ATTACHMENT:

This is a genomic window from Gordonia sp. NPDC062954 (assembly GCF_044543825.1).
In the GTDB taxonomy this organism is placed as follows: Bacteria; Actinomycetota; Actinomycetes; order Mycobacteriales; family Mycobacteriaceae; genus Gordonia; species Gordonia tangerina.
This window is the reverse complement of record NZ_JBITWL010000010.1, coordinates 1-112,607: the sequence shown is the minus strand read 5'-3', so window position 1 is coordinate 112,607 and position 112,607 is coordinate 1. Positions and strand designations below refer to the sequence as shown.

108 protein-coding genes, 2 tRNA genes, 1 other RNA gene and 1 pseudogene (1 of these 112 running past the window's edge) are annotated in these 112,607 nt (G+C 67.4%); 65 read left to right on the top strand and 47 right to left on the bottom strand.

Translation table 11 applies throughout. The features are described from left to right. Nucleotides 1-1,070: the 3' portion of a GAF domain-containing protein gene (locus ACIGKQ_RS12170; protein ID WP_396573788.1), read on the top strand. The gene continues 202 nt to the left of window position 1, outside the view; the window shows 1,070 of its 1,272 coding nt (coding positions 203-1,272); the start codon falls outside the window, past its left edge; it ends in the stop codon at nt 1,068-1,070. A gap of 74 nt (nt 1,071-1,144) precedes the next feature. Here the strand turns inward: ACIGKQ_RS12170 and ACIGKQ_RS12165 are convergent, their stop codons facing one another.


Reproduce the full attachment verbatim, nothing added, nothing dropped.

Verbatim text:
This is a genomic window from Gordonia sp. NPDC062954 (assembly GCF_044543825.1).
In the GTDB taxonomy this organism is placed as follows: Bacteria; Actinomycetota; Actinomycetes; order Mycobacteriales; family Mycobacteriaceae; genus Gordonia; species Gordonia tangerina.
This window is the reverse complement of record NZ_JBITWL010000010.1, coordinates 1-112,607: the sequence shown is the minus strand read 5'-3', so window position 1 is coordinate 112,607 and position 112,607 is coordinate 1. Positions and strand designations below refer to the sequence as shown.

108 protein-coding genes, 2 tRNA genes, 1 other RNA gene and 1 pseudogene (1 of these 112 running past the window's edge) are annotated in these 112,607 nt (G+C 67.4%); 65 read left to right on the top strand and 47 right to left on the bottom strand.

Translation table 11 applies throughout. The features are described from left to right. Nucleotides 1-1,070: the 3' portion of a GAF domain-containing protein gene (locus ACIGKQ_RS12170; protein ID WP_396573788.1), read on the top strand. The gene continues 202 nt to the left of window position 1, outside the view; the window shows 1,070 of its 1,272 coding nt (coding positions 203-1,272); the start codon falls outside the window, past its left edge; it ends in the stop codon at nt 1,068-1,070. A gap of 74 nt (nt 1,071-1,144) precedes the next feature. Here the strand turns inward: ACIGKQ_RS12170 and ACIGKQ_RS12165 are convergent, their stop codons facing one another.